it's based on a paper for vectorizing pixelart graphics by microsoft research and was implemented as a pixel upscaling filter for emulators (like bsnes or finalburn alpha) by Hyllian. I'm pretty sure there was a standalone executable but I couldn't find it, it must be in the release thread. here are the two links:

https://research.microsoft.com/en-us/um/people/kopf/pixelart/
http://board.byuu.org/viewtopic.php?f=10&t=2248

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Oh, wow, those results look way better than the current sprite upscaling filter I use. I'm gonna have to see if I can find it and use it instead.

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Well, I like it. I personally see an improvement. I quite enjoy the "cartoony" look of the Doom sprites and don't think it does any disservice to the spirit of vanilla Doom.

I think that if it is important to your enjoyment that a lot of people like it I wouldn't keep doing this. But if your enjoyment of working on these does not really depend on how other people like it I would keep working on it. I say, for the sake of creativity and progress, keep up the good fight.

That being said, there are a shit-load of sprites you would have to work on. I just don't see a project like this ever ending.

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sigh.

sorry to piss on your parade, but increasing sprite size by (n) on it's own does squat for realism; the higher the res of the sprite, the jerkier it is going to animate. Doom's saving grace is, strangely, the low resolution. The 'raw' pixels actually have an effect on the eye similar to a motion blur.

increasing sprite size by (n) means you're going to have to increase animation frames by (n).

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Well as much as I would love to do that idea, that would be double, no, more like triple the work... the only way to be able to add both extra frames and do high resolution sprites of every single doom enemy/item is if I had quite a few people working with me on this. By some stroke of luck though, Sergeant_Mark_IV has just begun working on a project to add more animation frames to the Doom enemies. So, I guess that if he was willing to collaborate and I got quite a few more people to help me, doing such a grandiose project could be possible... Just very, very time consuming.

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I suppose if you put each "key frame" into a 3d model (like an x/y/z point per individual imp claw etc) then the "in between" frames could be interpolated. Not sure how, but since each point in frame 0 would correspond to each point in frame 8, you could just move each point halfway toward its next key frame to create frame 4 etc.
A scaling algorithm might make each pixel rounded to an average of neighboring pixels or something, not sure if that would look ok.

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if you were going to do that I'd recommend vectors. Trace over the sprite once (including highlights), move it to a position relative to the next frame then 'tween the vertices.

that's what I do.

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Sergeant_Mark_IV said:

Vectorizing Doom sprites ends up in an horrible result. Somebody else already tried this back in the day.

like I said, the actual implementation of hyllian is not a vectorization but an ordinary upscaling algorithm which is based on this paper.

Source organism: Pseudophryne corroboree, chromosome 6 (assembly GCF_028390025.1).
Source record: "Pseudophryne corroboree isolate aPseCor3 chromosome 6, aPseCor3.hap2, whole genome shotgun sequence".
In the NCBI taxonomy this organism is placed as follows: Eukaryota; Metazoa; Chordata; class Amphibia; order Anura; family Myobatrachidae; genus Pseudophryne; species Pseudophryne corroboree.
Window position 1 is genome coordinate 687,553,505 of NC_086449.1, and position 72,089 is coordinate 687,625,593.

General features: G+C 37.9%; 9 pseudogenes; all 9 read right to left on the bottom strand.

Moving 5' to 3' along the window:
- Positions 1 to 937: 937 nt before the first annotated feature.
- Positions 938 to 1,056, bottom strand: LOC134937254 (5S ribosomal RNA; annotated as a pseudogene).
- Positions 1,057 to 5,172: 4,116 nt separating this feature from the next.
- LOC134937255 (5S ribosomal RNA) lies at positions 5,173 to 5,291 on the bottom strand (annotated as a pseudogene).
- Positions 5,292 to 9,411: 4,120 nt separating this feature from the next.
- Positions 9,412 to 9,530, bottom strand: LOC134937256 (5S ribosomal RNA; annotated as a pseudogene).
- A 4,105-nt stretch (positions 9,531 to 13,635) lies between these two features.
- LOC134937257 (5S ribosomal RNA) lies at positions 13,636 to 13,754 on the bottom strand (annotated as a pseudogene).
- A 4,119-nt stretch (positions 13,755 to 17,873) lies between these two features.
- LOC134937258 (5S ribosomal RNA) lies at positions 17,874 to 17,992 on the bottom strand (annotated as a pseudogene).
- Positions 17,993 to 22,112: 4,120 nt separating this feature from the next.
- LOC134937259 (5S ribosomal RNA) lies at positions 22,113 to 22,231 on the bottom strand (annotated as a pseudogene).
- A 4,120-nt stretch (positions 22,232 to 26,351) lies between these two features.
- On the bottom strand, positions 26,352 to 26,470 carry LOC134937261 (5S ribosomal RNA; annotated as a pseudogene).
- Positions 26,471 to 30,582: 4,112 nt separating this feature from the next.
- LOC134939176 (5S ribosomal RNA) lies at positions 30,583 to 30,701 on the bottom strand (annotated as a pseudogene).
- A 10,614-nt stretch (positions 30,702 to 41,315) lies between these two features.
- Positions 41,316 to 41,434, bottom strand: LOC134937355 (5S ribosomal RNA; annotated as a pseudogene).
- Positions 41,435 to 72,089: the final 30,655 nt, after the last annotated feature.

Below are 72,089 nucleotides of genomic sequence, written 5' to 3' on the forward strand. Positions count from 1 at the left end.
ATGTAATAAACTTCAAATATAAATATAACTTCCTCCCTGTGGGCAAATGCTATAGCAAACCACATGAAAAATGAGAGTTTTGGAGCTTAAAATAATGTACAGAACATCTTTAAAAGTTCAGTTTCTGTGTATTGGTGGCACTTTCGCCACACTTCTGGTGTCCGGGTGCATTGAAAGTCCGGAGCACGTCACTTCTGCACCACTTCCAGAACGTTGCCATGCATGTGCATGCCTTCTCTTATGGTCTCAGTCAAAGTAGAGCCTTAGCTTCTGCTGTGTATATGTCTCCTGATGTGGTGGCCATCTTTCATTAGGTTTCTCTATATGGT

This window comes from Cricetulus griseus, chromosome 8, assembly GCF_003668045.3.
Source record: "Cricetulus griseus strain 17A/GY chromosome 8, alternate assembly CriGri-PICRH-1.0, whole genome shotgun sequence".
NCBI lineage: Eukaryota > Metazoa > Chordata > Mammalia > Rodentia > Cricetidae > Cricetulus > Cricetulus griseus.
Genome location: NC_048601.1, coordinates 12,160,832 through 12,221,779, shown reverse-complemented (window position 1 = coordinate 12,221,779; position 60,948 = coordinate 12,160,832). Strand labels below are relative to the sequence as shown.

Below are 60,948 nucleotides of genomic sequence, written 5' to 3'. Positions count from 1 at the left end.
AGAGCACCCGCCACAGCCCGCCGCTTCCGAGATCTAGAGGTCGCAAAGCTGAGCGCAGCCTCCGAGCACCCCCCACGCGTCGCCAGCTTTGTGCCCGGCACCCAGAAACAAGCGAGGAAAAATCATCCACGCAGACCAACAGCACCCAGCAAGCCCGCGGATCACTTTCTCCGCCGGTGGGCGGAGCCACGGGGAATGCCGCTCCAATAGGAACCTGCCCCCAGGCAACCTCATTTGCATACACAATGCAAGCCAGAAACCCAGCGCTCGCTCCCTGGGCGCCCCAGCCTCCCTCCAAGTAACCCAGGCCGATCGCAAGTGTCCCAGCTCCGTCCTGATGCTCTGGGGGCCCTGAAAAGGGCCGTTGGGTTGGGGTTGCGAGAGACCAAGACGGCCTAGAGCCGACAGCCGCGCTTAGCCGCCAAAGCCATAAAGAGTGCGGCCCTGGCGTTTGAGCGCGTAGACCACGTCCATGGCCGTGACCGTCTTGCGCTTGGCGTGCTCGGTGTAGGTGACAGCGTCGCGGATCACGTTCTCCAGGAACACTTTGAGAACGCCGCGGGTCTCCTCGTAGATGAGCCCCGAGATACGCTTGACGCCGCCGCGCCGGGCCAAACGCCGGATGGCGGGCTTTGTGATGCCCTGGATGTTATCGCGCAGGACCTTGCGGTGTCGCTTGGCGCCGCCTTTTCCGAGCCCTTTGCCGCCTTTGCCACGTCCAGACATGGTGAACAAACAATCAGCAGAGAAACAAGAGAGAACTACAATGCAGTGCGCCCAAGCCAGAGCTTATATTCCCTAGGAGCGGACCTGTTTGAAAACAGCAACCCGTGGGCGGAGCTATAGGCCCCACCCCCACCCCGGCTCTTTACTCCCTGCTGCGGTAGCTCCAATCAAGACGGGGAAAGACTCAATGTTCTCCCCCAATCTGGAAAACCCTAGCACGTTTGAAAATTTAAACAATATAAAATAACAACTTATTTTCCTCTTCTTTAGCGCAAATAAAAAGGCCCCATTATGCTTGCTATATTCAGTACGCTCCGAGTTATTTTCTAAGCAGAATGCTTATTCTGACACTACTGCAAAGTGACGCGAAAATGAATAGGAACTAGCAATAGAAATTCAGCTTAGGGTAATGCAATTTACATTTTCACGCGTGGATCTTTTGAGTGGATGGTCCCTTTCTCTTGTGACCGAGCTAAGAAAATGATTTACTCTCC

I'm not saying that it will look good but it can be a solid base for additional work.

@Death Egg
I found the standalone version, first post on this page:

http://board.byuu.org/viewtopic.php?f=10&t=2248&start=105

Usage: xBR <input png> <output png> [<scale_factor>]
scale_factor: 2x or 3x or 4x. (default: 4x)

btw I'd suggest to use the animation frames from the sprite fixing project by revenant100 which fixes many little issues with the original sprites:

http://www.doomworld.com/vb/wads-mods/62403-doom-2-minor-sprite-fixing-project-v1-2-release-updated-1-1-13/

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darknation said:

if you were going to do that I'd recommend vectors. Trace over the sprite once (including highlights), move it to a position relative to the next frame then 'tween the vertices.

that's what I do.


I guess you use flash for that? That animation looks good/smooth.

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Dragonsbrethren said:

Some of their other examples...not so much. More realistic graphics completely lose all of their detail, so this would be terrible for Doom.

I didn't post the second link for nothing. take a look into hyllians thread (from page 11 on). he noticed it himself and made a hybrid shader out of his first attempts, where dithering and small color shifts aren't effected by the original filter and are handled differently. the hybrid variant does a very good job on games with digitized sprites like mortal kombat or donkey kong country, look at the example screenshots in the thread. I think it could work pretty well with doom sprites, it's worth a try.

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These monster sprites would fit nicely to the 2x-res item sprites which are available already (those from the Skulltag site back then). IMHO a better approach than trying to do 8x or even higher resolutions and failing miserably with adding details. Hopefully there is a realistic chance this gets finished!

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Can't say I'm impressed with the XBR results when presented with graphics which aren't already "vector-like", in their use of block areas of solid colours. On something like Super Mario sprites the results are fairly good but I can't see this working out-of-the-box on DOOM graphics. The sample weighting is just all wrong for those.

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you should check out the xbr-hybrid results, they also work well on non-cartoony sprites. here is the shader reposit from the bsnes/retroarch forum:

https://github.com/libretro/common-shaders

it's a problem though to use it on image files, since there is no tool for image processing which can use (cg) shaders for scaling to my knowledge. so one needs to code a little tool to use it.